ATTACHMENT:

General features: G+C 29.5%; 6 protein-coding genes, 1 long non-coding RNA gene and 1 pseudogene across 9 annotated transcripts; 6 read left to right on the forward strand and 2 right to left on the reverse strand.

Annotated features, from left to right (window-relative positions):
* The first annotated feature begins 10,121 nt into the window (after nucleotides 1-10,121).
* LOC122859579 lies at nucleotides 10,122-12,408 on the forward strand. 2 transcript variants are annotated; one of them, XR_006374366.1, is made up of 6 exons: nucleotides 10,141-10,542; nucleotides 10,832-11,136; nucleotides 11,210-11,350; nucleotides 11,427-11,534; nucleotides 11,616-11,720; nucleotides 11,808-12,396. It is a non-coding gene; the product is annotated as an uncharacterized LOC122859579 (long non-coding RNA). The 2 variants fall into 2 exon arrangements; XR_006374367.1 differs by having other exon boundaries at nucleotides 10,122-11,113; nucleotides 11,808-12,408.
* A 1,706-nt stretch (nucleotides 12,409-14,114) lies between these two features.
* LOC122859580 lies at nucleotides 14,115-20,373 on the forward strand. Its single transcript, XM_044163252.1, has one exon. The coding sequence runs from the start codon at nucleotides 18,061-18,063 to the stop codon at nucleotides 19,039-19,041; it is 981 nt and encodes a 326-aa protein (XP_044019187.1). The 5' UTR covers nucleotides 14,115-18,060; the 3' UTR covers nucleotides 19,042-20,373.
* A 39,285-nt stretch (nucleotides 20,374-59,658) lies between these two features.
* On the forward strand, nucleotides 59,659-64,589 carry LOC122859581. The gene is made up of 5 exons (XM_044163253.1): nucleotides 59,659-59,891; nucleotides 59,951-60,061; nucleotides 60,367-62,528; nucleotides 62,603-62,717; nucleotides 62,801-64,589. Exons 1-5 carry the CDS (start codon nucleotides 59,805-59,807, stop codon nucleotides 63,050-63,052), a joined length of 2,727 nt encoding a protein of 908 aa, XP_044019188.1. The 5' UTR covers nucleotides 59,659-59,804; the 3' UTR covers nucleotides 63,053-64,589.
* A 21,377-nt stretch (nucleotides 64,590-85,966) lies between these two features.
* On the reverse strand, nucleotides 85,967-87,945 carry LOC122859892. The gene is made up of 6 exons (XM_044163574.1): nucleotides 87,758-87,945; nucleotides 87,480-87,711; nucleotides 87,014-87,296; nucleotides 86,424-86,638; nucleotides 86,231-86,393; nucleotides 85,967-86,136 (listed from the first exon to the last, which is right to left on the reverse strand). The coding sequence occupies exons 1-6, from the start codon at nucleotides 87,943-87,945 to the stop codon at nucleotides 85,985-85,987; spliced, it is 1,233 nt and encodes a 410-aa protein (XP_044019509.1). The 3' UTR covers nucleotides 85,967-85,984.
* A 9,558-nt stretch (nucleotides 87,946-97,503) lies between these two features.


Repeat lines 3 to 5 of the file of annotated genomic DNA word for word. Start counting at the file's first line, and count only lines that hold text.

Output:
* The first annotated feature begins 10,121 nt into the window (after nucleotides 1-10,121).
* LOC122859579 lies at nucleotides 10,122-12,408 on the forward strand. 2 transcript variants are annotated; one of them, XR_006374366.1, is made up of 6 exons: nucleotides 10,141-10,542; nucleotides 10,832-11,136; nucleotides 11,210-11,350; nucleotides 11,427-11,534; nucleotides 11,616-11,720; nucleotides 11,808-12,396. It is a non-coding gene; the product is annotated as an uncharacterized LOC122859579 (long non-coding RNA). The 2 variants fall into 2 exon arrangements; XR_006374367.1 differs by having other exon boundaries at nucleotides 10,122-11,113; nucleotides 11,808-12,408.
* A 1,706-nt stretch (nucleotides 12,409-14,114) lies between these two features.